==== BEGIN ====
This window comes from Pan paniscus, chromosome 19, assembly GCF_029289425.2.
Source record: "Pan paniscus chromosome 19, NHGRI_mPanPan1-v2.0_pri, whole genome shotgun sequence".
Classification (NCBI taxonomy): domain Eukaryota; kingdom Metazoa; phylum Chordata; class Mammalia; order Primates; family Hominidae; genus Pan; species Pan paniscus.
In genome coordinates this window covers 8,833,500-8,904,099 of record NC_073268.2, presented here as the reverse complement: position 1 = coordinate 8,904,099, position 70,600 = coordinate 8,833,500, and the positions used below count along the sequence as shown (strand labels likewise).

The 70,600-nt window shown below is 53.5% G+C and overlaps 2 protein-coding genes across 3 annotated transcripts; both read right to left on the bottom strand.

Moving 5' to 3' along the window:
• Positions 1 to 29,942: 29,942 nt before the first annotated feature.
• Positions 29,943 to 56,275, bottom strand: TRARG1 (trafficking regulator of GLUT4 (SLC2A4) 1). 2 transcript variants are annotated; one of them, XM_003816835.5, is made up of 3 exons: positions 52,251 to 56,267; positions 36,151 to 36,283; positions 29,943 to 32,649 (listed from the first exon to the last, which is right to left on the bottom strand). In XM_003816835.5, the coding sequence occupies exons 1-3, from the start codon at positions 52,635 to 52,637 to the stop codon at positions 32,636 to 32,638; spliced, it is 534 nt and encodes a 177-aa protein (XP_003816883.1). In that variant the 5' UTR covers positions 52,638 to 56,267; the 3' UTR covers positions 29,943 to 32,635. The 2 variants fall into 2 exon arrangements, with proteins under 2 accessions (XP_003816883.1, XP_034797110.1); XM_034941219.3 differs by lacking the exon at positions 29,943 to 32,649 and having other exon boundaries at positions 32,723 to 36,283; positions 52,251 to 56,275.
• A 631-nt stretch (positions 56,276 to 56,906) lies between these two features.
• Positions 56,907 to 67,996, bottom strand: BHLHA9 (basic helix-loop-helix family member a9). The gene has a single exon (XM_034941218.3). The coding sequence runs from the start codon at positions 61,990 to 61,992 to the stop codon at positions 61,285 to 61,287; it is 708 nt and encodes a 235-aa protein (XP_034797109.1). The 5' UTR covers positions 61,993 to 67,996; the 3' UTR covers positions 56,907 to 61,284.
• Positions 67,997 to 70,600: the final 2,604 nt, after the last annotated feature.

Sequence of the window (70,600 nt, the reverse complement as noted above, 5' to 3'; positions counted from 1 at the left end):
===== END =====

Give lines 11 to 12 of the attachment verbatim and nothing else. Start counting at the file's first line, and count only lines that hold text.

• Positions 67,997 to 70,600: the final 2,604 nt, after the last annotated feature.

Sequence of the window (70,600 nt, the reverse complement as noted above, 5' to 3'; positions counted from 1 at the left end):